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Last Updated on October 28, 2019, by eNotes Editorial. Word Count: 481

This fifteenth-century Spanish tale tells of the doomed romance between Calisto and Melibea. Calisto lusts after Melibea when he chances upon her in her garden. For her part, Melibea is deeply suspicious of Calisto's intentions and will have nothing to do with him, and Calisto has little choice but to return home. There, a trusted servant named Sempronio advises him to seek the services of Celestina, a brothel owner. Sempronio is deeply in love with Elicia, one of Celestina's servant girls.

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In a betrayal of his employer, Sempronio decides to work with Celestina to get as much gold as possible from Calisto. Meanwhile, Parmeno (another of Calisto's servants) warns Calisto against trusting the evil and untrustworthy Celestina. He advises Calisto to seek Melibea's hand honorably rather than to rely on the notorious madam. The lovesick Calisto refuses to listen and seeks out Celestina anyway. Knowing that Parmeno is against her, Celestina decides to bribe him. She tells him that he can have Areusa (another of her servants), and since Parmeno is already in love with Areusa, he gives in to Celestina. Now, Sempronio and Parmeno are both working with Celestina to cheat their master out of as much gold as they can.

Celestina makes her way to Melibea's home as a vendor of feminine products. She worms her way into the confidence of Melibea's mother, Alisa. Eventually, Alisa leaves Celestina alone with Melibea. The madam immediately engages in a series of manipulations to wear Melibea down. Celestina tells Melibea that Calisto is sick and must have her sacred girdle and a copy of Saint Polonia's prayer in order to heal. Bewildered by what she is hearing, Melibea agrees. Celestina returns the next day to pick up the items, and Melibea agrees to meet with Calisto. The two begin a love affair. Meanwhile, Sempronio and Parmeno engage in sexual liaisons with Elicia and Areusa respectively. After Calisto begins to bed Melibea regularly, both Sempronio and Parmeno decide it's time to get their agreed-upon portion of gold from Celestina, but she refuses to hand over the men's share of Calisto's gold.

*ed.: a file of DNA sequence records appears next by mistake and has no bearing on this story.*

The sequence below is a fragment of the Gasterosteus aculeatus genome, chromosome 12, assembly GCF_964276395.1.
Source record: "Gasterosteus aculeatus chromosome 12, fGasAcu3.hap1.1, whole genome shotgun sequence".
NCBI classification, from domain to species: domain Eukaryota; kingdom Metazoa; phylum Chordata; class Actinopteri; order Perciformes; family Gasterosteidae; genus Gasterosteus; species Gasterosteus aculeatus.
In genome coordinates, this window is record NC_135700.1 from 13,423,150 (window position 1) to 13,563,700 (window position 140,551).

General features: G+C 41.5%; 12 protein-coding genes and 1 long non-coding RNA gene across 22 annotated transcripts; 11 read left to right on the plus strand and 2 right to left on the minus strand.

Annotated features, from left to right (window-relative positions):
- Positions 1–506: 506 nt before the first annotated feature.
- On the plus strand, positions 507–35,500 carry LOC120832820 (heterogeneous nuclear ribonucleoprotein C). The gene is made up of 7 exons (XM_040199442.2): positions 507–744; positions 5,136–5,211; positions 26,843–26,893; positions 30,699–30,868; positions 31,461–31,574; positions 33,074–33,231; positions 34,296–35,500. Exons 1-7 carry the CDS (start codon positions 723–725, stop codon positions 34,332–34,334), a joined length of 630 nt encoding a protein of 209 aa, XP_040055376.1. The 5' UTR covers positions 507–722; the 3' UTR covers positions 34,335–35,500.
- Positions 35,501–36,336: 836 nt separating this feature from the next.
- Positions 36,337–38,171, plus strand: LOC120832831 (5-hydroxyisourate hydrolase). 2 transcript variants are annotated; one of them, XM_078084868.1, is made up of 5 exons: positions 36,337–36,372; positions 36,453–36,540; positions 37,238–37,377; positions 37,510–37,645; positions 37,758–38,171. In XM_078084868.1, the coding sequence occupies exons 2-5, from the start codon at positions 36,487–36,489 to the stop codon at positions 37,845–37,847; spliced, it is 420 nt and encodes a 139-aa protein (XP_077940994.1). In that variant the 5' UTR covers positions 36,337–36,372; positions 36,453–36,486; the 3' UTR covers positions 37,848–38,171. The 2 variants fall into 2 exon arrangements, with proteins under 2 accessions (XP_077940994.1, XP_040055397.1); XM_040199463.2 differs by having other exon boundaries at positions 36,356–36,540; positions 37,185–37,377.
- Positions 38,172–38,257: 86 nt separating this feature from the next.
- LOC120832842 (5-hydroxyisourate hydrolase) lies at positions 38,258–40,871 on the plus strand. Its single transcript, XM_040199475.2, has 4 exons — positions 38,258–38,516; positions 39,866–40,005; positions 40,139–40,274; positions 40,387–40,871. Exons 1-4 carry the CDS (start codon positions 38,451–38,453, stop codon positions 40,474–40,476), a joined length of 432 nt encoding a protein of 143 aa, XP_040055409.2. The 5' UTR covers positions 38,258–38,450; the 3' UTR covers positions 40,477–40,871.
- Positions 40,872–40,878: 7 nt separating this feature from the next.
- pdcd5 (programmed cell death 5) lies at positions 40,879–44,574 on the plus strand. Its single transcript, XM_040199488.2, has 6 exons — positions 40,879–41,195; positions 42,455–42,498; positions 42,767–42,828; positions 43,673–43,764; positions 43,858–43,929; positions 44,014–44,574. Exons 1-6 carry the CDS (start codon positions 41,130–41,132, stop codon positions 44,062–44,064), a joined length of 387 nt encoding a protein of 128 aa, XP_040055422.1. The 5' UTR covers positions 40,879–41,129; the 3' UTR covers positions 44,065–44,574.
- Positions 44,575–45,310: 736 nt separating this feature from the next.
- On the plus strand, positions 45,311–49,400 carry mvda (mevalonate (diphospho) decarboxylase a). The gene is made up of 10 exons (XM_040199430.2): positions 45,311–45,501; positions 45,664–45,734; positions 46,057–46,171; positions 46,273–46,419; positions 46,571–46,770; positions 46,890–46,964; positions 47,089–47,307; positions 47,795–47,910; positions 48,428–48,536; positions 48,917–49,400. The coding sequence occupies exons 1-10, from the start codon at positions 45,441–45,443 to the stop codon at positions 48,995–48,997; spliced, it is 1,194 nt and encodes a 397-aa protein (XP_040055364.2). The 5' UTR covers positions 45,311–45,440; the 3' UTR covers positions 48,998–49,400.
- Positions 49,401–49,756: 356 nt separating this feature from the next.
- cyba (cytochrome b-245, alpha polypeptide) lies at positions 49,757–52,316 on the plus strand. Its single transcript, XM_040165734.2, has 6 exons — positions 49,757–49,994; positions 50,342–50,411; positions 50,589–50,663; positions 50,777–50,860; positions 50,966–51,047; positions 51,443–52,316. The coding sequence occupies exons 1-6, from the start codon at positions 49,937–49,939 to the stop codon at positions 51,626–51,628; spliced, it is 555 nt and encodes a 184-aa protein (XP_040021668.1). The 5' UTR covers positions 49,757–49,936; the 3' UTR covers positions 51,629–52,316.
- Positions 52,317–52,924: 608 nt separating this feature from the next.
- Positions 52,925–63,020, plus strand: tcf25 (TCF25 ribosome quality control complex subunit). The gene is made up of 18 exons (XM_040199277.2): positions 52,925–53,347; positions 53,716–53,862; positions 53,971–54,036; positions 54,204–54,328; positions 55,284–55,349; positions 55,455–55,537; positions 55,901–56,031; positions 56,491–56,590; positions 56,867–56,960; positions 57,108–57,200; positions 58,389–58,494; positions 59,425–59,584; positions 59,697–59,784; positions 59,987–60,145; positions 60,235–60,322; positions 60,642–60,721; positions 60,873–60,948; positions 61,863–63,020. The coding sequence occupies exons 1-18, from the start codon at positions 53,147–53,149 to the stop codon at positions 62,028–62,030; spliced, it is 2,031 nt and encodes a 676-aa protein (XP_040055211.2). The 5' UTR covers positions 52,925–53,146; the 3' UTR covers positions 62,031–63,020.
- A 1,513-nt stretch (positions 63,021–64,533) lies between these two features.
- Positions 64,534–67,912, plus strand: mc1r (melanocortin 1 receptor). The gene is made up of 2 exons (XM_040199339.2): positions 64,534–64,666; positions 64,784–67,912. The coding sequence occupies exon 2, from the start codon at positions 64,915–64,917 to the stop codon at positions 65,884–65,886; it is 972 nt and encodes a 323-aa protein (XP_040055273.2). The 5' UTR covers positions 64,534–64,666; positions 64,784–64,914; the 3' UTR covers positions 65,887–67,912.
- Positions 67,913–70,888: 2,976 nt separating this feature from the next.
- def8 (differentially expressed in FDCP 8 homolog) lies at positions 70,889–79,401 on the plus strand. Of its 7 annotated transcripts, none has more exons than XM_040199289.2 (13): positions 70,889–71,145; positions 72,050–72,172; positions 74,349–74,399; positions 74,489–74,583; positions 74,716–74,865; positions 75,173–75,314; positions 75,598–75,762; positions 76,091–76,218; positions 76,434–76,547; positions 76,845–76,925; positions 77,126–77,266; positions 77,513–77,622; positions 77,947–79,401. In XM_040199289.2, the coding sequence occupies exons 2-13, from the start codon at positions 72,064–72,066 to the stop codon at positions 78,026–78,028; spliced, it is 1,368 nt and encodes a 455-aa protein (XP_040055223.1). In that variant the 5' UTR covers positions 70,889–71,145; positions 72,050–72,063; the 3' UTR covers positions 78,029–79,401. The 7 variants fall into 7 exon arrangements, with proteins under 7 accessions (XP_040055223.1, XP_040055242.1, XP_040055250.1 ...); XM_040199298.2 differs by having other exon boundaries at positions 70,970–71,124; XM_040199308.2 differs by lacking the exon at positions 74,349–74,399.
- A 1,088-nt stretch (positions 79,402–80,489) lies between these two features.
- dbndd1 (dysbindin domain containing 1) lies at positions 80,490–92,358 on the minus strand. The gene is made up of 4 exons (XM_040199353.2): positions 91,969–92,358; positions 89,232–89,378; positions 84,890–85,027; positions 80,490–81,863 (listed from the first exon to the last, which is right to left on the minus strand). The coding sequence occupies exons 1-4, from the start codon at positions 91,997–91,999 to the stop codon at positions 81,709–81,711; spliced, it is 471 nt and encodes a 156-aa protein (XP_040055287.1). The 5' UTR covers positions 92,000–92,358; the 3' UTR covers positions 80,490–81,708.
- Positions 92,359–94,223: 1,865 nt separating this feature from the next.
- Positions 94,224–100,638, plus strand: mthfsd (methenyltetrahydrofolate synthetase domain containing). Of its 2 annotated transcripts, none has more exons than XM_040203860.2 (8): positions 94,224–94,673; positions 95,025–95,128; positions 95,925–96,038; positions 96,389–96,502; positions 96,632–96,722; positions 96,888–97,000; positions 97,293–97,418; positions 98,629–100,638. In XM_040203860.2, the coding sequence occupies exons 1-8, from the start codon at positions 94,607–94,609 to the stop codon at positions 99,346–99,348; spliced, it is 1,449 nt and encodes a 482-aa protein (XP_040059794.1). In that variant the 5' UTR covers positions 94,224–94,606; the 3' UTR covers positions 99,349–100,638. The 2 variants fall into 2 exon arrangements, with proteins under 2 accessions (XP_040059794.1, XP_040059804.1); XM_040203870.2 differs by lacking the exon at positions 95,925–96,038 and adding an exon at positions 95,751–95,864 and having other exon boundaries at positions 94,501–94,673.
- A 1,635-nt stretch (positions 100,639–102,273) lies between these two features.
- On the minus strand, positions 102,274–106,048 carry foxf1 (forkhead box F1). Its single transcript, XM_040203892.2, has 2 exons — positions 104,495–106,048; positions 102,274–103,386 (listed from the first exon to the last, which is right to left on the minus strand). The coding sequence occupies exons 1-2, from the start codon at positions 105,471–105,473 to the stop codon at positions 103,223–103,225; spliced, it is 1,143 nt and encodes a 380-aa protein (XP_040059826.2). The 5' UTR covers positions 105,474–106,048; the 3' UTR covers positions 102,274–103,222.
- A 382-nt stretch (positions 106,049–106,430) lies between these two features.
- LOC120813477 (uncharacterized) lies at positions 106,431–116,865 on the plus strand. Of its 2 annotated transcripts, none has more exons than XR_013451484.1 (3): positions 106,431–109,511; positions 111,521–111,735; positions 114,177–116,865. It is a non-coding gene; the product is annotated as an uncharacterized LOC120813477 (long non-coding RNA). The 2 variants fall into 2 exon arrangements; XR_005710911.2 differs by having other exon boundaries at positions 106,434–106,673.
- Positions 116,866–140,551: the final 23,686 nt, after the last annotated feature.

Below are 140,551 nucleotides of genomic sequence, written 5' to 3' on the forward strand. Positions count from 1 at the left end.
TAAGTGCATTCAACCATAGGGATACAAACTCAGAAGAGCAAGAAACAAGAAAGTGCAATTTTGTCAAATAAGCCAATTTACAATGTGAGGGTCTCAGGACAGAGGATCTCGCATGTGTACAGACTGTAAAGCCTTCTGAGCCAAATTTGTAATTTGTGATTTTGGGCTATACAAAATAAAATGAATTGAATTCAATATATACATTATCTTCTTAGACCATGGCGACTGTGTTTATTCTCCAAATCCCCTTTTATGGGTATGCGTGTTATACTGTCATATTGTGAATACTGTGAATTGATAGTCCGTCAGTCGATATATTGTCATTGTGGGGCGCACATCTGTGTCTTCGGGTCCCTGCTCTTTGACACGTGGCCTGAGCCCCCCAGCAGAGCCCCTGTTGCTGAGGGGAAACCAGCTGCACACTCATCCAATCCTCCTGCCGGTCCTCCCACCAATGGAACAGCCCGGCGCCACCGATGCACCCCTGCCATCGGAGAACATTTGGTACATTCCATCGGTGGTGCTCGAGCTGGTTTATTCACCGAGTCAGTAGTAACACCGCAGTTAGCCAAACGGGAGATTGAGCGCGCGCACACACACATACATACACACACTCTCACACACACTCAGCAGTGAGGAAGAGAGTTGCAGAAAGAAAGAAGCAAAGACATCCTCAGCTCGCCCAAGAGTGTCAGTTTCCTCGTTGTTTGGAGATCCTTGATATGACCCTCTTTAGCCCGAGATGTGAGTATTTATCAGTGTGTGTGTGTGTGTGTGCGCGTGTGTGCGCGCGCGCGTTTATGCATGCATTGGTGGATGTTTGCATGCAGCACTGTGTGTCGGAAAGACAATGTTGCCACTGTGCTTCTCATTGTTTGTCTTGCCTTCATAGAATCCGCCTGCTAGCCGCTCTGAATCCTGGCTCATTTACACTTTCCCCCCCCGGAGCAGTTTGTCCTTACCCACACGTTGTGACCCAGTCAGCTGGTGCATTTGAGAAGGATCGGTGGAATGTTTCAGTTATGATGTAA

The men kill Celestina in anger, but Elicia witnesses their treachery. The authorities catch Sempronio and Parmeno in the act of fleeing and they are beheaded. Both Elicia and Areusa decide to avenge their lovers' deaths. They team up with Sosia (another of Calisto's servants) and Centurio (a ne'er-do-well) to create a distraction while Calisto is engaged in one of his romantic trysts with Melibea.

Centurio's friends and Sosia make such a racket that Calisto's attention is drawn to the noise. He climbs a ladder to determine the source of the commotion outside Melibea's home; in doing so, Calisto loses his balance and falls to his death. After realizing that her lover is dead, Melibea confesses her affair to her parents and leaps to her death from the roof of her home.


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Last Updated on May 5, 2015, by eNotes Editorial. Word Count: 1263

One day, while pursuing his stray falcon, Calisto enters a strange garden where he sees and falls in love with a beautiful young woman named Melibea. His eagerness to take advantage of her gentle innocence shocks her, and she angrily drives him away. Calisto goes home desolate and ready to die; his only comfort is the melancholy tunes he plays on his lute. One of his servants, Sempronio, lets him suffer for a time before he suggests that his master seek the aid of Celestina, a procurer, with whose servant, Elicia, Sempronio is in love. At Calisto’s command, the servant hurries to Celestina’s house to summon the old bawd. He and the procurer agree to work together to cheat lovesick Calisto. The young nobleman has another servant, Pármeno, who once worked in Celestina’s house. He tells his master of the bawd’s evil...

(The entire section contains 1744 words.)

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